Next Tuesday I'm thrilled to be working with Clare Devaney, and welcoming acclaimed photographic artist & urban explorer @NotQuiteLight 
& the sonic artist, journalist & activist @Olie_Martin to our interactive exploration of new ways to view & measure our world! Yardsticks & Dreamscapes: Beyond Measurements in Arts, Health & Social Change across Greater Manchester is taking place on Tuesday evening and you can find details and register HERE.   

Let’s Talk About It…
SICK Festival, which runs from 25th to 28th September, is exploring a range of issues around Death & End-of-Life Care this year. Deeply personal and at the same time universal, week two of SICK! takes a frank and honest look at death. The ethics, the inequalities, the tragedy, the grief, the wonder, the humour - the experiences of death and dying and everything that surrounds it. Guaranteed to not only make you think, but make you think again about your relationship to the emotions surrounding end of life care, death itself, and the process of grieving for those of us left behind. World premieres, UK premieres new perspectives, fresh thinking and world class entertainment for you, your friends, family, colleagues and teams. Many events are free, with the rest ‘pay between’ so you can pay what you want for advance tickets. Pay as little as £5, or pay the full £15 to fund access for others, or pay anything between the two. You choose.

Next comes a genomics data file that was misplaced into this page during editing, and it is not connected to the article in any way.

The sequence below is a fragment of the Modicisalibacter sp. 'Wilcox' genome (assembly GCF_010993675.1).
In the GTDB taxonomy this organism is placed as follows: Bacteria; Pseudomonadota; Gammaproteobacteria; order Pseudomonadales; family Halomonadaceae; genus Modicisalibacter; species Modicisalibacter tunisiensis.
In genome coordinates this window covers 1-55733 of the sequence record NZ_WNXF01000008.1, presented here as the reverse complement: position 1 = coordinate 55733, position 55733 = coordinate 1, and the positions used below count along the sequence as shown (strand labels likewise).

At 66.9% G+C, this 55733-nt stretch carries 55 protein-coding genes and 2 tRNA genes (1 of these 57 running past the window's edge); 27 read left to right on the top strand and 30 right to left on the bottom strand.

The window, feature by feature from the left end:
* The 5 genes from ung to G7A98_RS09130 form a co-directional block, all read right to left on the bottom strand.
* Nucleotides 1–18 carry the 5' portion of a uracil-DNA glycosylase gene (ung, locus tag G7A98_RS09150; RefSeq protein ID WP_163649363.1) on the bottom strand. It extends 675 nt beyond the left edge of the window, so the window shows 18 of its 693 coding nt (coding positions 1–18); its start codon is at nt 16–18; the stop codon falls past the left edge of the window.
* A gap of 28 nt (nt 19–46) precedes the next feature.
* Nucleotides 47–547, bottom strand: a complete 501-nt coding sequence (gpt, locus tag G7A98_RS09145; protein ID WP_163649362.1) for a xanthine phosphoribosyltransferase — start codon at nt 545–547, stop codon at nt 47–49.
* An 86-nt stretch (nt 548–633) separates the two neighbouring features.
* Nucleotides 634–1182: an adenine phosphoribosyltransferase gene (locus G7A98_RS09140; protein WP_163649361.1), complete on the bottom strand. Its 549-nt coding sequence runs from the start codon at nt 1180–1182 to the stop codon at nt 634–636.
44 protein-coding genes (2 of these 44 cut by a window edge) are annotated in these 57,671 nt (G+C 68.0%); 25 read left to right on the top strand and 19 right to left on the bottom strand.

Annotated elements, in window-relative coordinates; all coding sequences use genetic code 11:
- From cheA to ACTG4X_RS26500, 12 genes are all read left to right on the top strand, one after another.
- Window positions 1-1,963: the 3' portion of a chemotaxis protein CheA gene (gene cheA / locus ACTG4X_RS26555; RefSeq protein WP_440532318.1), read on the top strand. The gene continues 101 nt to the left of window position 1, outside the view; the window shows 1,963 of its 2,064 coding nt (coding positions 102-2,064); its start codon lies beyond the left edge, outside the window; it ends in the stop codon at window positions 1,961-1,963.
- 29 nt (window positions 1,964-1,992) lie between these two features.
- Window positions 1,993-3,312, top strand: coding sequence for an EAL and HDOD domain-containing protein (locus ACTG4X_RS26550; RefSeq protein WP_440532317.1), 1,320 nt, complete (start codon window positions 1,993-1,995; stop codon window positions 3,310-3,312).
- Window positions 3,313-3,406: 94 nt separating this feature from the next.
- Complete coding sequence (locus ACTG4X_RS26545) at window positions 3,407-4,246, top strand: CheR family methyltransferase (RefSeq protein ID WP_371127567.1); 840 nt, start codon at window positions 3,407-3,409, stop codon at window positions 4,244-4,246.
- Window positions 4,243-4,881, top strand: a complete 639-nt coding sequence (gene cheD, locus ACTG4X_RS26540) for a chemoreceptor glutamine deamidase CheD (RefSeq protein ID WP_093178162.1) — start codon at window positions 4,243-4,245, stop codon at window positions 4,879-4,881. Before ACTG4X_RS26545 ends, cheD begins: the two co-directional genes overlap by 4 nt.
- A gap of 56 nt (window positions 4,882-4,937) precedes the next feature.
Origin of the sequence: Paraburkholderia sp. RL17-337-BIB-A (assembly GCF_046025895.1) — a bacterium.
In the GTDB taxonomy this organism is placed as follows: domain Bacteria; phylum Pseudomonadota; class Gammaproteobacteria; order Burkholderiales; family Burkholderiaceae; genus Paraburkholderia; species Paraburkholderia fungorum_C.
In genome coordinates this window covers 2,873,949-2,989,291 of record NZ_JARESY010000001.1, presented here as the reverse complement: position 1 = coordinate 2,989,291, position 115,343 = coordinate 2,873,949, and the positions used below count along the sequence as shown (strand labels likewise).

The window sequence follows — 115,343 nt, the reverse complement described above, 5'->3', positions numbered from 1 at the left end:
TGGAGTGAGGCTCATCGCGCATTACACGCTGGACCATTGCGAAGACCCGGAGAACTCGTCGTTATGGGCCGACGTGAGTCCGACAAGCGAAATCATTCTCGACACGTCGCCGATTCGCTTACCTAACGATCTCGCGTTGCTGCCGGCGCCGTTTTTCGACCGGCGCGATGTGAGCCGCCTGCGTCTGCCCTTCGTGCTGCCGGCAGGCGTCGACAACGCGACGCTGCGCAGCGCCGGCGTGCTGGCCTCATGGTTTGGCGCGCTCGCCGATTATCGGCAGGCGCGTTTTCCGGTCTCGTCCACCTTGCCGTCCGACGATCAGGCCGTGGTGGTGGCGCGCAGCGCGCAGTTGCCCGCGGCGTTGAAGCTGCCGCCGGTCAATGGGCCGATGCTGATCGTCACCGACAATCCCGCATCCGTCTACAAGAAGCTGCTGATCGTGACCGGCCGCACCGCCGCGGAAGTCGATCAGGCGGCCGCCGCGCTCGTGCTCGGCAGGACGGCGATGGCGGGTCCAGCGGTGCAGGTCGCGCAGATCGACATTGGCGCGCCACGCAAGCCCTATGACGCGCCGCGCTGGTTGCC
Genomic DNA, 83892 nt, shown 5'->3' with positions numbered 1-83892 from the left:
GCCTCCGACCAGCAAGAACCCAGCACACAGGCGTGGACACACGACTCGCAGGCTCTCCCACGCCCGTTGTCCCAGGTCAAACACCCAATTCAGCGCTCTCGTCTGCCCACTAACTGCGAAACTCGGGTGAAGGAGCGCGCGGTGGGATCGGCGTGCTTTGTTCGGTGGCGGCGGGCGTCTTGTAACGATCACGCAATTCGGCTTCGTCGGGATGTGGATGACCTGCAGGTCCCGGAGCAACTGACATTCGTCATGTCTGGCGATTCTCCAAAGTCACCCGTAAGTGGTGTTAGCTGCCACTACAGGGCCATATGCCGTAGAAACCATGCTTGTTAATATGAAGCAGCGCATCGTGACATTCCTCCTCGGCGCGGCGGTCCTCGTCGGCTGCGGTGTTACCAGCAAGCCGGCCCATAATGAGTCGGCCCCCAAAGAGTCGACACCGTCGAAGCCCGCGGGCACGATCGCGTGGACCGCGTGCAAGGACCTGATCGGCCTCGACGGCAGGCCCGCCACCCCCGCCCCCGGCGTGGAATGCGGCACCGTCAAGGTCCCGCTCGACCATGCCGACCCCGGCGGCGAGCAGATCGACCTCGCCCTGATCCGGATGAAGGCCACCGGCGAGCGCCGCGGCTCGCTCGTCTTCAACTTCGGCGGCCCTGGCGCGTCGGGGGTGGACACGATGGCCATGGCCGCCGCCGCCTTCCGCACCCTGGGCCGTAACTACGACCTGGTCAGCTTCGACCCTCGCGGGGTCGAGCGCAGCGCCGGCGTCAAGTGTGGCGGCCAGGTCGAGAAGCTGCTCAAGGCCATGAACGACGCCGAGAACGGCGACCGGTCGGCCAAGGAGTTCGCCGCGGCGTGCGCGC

(Image above Mats Staub) 

Manchester’s first dementia-friendly music festival, celebrating the creativity of people living with dementia. Music has the power to connect: with loved ones, the joy of the present moment and with memories. It can help people to feel happier and less anxious. The So Many Beauties project offers. creative music-making opportunities for people living with dementia. On BBC Music Day 2019 The Bridgewater Hall will host Manchester’s first dementia-friendly music festival. The festival will provide a safe space for people of all ages to explore different musical activities. No previous musical experience is required to enjoy the day!

We’ve teamed up with Camerata, Music in Hospitals and Care, Bridgewater Hall and RNCM to put on a dementia friendly festival on BBC Music Day, Thursday 26 September. There will be relaxed performances of lots of different types of music, music making sessions where people can explore playing accessible instruments and create new music on the spot, performances of music created with people living with dementia, panel discussions and information available from a wide range of dementia related organisations both local and national.  It should be a really lovely, uplifting and celebratory event. It’s a free ticketed event and tickets are available from

Big thanks to Dawn Prescott for hosting Professor Kamei and Professor Ueda last week.